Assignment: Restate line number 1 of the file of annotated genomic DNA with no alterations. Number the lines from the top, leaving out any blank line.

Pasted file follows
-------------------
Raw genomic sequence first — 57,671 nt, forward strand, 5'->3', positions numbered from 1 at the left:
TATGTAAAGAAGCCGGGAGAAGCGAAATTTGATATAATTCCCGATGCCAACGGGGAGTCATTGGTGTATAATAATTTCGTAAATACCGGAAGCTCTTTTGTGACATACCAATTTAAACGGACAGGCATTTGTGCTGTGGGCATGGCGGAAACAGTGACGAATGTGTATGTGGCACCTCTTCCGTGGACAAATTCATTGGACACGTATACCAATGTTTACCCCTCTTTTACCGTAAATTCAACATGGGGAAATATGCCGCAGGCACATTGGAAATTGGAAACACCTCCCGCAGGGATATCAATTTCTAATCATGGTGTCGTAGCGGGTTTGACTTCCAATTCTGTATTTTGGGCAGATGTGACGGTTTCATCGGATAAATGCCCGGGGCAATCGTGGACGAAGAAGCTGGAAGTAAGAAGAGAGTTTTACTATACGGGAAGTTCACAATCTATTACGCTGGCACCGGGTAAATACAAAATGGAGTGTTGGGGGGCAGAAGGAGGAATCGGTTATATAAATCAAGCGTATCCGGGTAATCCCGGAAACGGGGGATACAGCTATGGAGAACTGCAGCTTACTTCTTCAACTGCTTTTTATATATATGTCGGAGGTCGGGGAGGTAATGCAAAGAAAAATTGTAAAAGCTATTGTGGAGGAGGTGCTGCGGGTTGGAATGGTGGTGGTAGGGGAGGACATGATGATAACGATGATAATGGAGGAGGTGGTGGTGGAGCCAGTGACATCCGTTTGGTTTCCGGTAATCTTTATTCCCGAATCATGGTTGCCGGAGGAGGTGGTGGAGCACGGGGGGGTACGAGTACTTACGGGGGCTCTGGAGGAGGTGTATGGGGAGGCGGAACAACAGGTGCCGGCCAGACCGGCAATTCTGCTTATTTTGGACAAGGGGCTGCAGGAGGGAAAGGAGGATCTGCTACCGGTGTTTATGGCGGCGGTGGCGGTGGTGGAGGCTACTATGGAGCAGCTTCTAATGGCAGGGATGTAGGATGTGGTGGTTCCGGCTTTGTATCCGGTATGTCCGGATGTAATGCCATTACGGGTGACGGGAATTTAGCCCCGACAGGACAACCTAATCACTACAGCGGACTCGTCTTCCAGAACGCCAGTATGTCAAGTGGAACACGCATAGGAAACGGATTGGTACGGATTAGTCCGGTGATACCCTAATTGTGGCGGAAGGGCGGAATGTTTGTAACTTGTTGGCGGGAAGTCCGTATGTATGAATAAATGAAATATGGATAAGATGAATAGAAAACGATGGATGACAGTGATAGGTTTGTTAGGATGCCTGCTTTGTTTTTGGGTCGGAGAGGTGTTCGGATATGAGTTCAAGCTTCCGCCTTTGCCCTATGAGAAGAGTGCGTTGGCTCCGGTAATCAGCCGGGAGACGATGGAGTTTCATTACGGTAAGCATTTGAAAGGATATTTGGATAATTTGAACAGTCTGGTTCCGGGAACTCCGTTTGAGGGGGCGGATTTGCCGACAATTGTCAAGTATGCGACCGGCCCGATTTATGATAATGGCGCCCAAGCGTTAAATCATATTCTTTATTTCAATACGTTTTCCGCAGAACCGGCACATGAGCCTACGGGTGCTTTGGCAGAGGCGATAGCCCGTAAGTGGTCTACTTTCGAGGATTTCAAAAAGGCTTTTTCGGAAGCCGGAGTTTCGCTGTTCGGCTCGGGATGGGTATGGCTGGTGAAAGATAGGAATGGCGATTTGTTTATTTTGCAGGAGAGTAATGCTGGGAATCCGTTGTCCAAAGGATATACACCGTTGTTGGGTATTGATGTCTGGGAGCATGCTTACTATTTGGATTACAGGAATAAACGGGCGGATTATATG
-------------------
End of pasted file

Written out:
Raw genomic sequence first — 57,671 nt, forward strand, 5'->3', positions numbered from 1 at the left: